The TARDIS materializes on an ancient space station. Sarah (Elizabeth Sladen) is overcome by the low oxygen levels at first, while Harry (Ian Marter) and the Doctor (Tom Baker) explore. Sarah is transported into cryonic suspension by the computer. The others concludeme to the conclusion that the station is a kind of Ark, filled with humans who have been frozen for millennia. Harry finds Sarah and searches for some way to resuscitate her but discovers a giant mummified insect.
A woman called Vira (Wendy Williams) comes out of suspended animation. She revives Sarah and Noah (Kenton Moore), the leader of what is called Space Station Nerva. The Doctor tells Vira that Nerva’s crew has overslept a bit—several thousand years—thanks to the insect visitor who sabotaged the station’s systems. Noah accuses the visitors of murdering a missing crewmate. Most Doctors have been accused of crimes when they land somewhere, but the Fourth Doctor made a habit of it.
Investigating the power room, Noah is infected by an alien creature called a Wirrn. The Doctor realizes the alien insect they found laid eggs inside the missing crewman. Vira is ordered to revive the remaining crew and evacuate the station, but the Doctor realizes the alien pupae will mature too quickly and they must destroy the Wirrn in their dormant pupal stage. Dissection of the Wirrn corpse reveals they are vulnerable to electricity. As he tries to power up the station, Noah, as a more fully developed Wirrn, attacks him.
The Doctor plans to electrify the cryogenic chamber to keep the creatures out. Because the Wirrn have disabled the station, the crew decides to use the generators on a transport ship docked at the station—Sarah’s idea, actually. She has to crawl through a narrow conduit to carry the power cable from the ship, and the Doctor manages to electrify the cryogenic chamber. Noah, now the Wirrn swarm-leader, offers safe passage to the revived if they leave the sleeping crew for them, but they crew declines.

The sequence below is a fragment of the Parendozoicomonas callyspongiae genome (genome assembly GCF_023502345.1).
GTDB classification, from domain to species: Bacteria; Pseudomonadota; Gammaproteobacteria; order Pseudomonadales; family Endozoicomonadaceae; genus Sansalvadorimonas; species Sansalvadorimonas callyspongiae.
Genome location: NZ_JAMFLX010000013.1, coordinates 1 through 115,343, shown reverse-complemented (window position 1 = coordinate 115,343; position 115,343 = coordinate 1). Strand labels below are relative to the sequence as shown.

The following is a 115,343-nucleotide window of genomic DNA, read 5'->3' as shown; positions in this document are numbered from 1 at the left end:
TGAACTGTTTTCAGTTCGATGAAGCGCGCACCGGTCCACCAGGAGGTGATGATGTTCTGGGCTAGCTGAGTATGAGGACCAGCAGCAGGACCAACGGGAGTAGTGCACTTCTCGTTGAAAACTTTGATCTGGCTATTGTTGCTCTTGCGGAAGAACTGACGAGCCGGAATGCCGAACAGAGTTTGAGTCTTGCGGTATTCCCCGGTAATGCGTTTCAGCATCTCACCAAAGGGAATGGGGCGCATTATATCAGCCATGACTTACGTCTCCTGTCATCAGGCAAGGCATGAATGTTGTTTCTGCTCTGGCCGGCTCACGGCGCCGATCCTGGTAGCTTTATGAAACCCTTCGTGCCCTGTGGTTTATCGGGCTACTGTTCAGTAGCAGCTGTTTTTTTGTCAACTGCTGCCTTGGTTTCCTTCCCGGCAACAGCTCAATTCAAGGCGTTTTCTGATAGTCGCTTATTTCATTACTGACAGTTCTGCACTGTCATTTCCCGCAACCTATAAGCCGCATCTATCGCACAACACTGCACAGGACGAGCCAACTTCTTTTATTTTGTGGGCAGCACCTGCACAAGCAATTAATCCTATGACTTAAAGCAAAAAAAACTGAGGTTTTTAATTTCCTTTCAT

Noah leads the swarm in an assault on the transport ship, Vira and the crew set the autopilot and escape the ship. The transport carries off the entire swarm. The Doctor wonders if this was not Noah’s plan all along, motivated by some shred of humanity inside. Noah sends one final good-bye to Vira before the transport explodes. The TARDIS crew teleport down to Earth to repair the receiver terminal so the colonists from the ark can repopulate the Earth.
The story, produced by Philip Hinchcliff, was a respectable science-fiction tale and is thought in some quarters to have influenced Alien. Parts of the station were brightly lit, and parts were dark and moody, like a meeting of 2001 and Alien. Both seemed realistic. The adult Wirrn were not that great, as Doctor Who Inc. never really solved the problem of putting a giant insect body on a two-legged actor. But the larval stage made use of a brand-new product called bubble wrap, which they painted green and wrapped around poor Noah as he was consumed by the creature. In fact, his terror and despair as he begs Vira to kill him—probably the best acting in the piece—was left on the cutting room floor because the studio thought it would be too upsetting to children. The biggest problem with the bubble-wrap was that it was constantly popping and had often to be filmed without sound. The Doctor’s scarf was damaged by a laser and he was saddened, as it had been knitted for him by Madame Nostradamas. The real scarf had been knitted by a little old British lady named Begonia Pope who was given an entire trunk of yarn and used it all, producing an 11-foot scarf. Tom Baker loved it and used it and its successors for seven years of stage business.